In every district, at the seat of the government, there stands a temple of this god, whereof the following is a description. It is a pile of brushwood, made of a vast quantity of faggots, in length and breadth 600 yards; in height somewhat less, having a square platform upon the top, three sides of which are precipitous, while the fourth slopes so that men may walk up it. Each year 150 waggon-loads of brushwood are added to the pile, which sinks continually by reason of the rains. An antique iron sword [akinákēs sidḗreos … arkhaîos] is planted on the top of every such mound, and serves as the image of Ares; yearly sacrifices of cattle and of horses are made to it, and more victims are offered thus than to all the rest of their gods. When prisoners are taken in war, out of every hundred men they sacrifice one, not however with the same rites as the cattle, but with different. Libations of wine are first poured upon their heads, after which they are slaughtered over a vessel; the vessel is then carried up to the top of the pile, and the blood poured upon the scimitar. While this takes place at the top of the mound, below, by the side of the temple, the right hands and arms of the slaughtered prisoners are cut off, and tossed on high into the air. Then the other victims are slain, and those who have offered the sacrifice depart, leaving the hands and arms where they may chance to have fallen, and the bodies also, separate" (translated by George Rawlinson, 1860).
The Turkic words discussed in the blog have been borrowed into Russian in various shapes, the most current word for 'dagger' being kinzhál, but also chingálishche, khandzhár, konchár, konchán.
Baxter/Sagart give jian as *s.kram-s, and Schuessler as *kam, both of which seem reasonable to me, so it does fit pretty well (though the -tt- is a little odd).
I always associated the word jian with the south, which wouldn’t work that well (it often occurs in the context of Wu and Yue, and in the Chu ci, and it is written on many southern swords, such as the late Springs and Autumns Sword of Goujian 越王勾踐劍 from Hubei); and Schuessler also notes a likely southern connection ("[T] ONW kam || ‘Sword’ [Zuo, under the year 650 BC]. || [E] Etymology not certain. This mid Zhou period word could be derived from → yǎn4 剡覃 ‘sharp’ (implied by Wulff, Geilich 1994: 110, 263), the initial k- would then be a nominalizing prefix (§5.4). Alternatively, swords seem to have originated in the ancient southern state of Wú (Sūzhōu area), which was famous for its sword smiths. From there the word, of unknown provenance, may have entered OC as well as PVM as *t-kiəm [Ferlus].”).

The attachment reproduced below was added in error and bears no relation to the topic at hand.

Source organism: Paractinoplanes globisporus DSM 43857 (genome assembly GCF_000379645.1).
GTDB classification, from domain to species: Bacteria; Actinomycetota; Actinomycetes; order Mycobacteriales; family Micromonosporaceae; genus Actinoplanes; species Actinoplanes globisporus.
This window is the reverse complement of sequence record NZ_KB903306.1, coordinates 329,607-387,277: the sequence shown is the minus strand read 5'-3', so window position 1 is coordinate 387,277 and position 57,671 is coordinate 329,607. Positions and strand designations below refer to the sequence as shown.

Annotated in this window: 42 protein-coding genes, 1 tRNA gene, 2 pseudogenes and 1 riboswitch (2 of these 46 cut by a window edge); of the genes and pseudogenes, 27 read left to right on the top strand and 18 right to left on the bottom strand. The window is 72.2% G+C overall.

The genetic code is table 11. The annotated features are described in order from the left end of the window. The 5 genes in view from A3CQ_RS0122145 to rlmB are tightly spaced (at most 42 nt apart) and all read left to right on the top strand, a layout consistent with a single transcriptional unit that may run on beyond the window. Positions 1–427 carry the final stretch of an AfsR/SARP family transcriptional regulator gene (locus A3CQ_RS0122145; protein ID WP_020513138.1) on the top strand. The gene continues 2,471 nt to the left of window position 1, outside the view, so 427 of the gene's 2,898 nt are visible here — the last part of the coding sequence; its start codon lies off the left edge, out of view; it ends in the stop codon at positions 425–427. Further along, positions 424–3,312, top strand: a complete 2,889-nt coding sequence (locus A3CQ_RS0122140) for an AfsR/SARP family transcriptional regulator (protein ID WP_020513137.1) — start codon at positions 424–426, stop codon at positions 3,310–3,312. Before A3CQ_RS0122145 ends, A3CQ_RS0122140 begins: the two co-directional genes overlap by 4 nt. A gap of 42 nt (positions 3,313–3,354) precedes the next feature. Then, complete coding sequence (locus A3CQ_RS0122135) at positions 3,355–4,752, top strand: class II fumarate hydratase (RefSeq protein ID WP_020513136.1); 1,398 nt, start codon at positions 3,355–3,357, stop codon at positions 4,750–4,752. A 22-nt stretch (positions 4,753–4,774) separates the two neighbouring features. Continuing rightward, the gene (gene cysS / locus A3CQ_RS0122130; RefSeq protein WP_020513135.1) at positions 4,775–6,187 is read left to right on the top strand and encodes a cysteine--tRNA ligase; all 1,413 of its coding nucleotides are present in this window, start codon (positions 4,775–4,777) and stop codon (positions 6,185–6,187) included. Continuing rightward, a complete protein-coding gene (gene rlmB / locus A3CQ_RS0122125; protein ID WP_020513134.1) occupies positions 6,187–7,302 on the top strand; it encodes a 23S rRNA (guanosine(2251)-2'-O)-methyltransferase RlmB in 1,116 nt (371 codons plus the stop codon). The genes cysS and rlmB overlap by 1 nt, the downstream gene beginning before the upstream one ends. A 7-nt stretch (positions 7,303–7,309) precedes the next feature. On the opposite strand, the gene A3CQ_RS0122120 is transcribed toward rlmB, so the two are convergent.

However, the earliest probable example of the word that I’ve been able to find so far comes from the Western Zhou Shitong ding 師同鼎, from Zhouyuan, in Shaanxi. If this graph, written 鐱 (as are many of the southern examples of characters writing jian) in fact writes the word jian, that makes a connection with parts west much more likely. It appears in a list of metal objects, so it really does seem to be the right word.
Here is the inscription, taken from Wenwu 1982.12:
The image of the transcription cuts off the last line, which should be:
This is at least a start for considering Peter Kupfer's suggestion that the most common ancient Chinese word for "sword", namely jiàn 劍, might have a corresponding IE parallel.
There are at least two more posts to come in this series.
[Thanks to Chris Button and Mick Hunter]